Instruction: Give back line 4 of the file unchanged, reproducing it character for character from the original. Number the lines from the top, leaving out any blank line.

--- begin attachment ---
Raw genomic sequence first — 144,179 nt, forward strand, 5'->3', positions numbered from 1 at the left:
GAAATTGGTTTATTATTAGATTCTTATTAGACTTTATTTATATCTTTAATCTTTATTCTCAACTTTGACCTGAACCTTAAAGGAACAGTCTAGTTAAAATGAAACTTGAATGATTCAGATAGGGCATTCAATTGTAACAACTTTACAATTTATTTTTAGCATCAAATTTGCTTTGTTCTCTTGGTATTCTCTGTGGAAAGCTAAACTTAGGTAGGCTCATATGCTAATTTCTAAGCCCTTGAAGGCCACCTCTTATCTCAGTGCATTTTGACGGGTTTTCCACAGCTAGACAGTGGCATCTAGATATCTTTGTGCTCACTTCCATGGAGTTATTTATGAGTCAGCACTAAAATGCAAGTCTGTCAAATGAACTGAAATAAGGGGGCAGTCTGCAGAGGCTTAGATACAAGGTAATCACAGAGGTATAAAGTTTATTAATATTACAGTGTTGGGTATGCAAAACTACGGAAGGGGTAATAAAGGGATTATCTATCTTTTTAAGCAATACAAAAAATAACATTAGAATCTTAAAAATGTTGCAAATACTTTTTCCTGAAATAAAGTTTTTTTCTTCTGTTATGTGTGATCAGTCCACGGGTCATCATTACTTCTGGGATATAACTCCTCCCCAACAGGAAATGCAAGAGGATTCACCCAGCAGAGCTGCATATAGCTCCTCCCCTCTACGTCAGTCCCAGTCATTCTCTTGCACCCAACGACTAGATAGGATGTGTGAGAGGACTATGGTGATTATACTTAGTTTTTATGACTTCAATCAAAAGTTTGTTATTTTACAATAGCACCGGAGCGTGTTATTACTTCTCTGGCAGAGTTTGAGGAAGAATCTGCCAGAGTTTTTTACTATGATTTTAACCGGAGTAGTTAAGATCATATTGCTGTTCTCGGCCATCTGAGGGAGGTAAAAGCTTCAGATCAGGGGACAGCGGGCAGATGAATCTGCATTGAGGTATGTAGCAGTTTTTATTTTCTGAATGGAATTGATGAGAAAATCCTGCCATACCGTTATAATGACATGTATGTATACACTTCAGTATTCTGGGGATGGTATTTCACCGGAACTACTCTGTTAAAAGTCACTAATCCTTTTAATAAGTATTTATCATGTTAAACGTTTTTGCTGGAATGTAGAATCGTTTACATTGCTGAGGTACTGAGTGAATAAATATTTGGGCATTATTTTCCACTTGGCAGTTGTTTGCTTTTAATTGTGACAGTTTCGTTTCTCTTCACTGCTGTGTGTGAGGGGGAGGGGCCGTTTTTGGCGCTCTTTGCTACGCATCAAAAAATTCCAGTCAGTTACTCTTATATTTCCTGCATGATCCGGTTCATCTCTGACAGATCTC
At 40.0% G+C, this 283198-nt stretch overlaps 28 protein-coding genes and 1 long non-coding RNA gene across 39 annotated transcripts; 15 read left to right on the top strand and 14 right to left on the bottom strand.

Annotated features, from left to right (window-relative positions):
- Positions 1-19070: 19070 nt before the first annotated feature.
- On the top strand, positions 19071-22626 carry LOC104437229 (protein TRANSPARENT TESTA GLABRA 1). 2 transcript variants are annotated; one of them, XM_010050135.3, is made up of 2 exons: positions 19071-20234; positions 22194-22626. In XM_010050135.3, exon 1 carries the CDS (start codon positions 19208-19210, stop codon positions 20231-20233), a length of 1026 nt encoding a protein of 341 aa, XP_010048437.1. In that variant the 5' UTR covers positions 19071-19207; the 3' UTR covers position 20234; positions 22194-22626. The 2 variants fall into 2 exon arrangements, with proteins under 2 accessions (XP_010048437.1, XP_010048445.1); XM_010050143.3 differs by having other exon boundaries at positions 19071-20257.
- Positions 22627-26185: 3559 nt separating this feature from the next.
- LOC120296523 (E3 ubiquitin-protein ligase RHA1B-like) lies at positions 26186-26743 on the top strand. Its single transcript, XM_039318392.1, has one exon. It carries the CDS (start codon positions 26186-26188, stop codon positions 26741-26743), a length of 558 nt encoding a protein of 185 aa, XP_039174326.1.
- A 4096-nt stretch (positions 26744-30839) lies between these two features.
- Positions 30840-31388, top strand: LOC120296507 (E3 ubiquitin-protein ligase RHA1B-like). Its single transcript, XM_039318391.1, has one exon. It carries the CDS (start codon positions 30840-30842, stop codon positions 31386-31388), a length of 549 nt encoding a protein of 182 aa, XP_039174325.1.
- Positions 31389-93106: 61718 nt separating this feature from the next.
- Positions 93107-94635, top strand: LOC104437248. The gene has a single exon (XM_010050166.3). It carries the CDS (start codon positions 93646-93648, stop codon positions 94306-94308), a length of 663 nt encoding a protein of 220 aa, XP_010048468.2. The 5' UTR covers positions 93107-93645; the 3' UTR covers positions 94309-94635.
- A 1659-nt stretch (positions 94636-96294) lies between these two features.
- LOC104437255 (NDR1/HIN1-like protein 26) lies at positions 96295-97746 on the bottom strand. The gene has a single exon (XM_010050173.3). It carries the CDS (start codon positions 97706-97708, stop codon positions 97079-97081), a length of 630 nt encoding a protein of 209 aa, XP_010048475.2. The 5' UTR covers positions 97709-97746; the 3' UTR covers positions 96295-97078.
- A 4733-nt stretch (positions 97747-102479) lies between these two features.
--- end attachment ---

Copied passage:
Annotated features, from left to right (window-relative positions):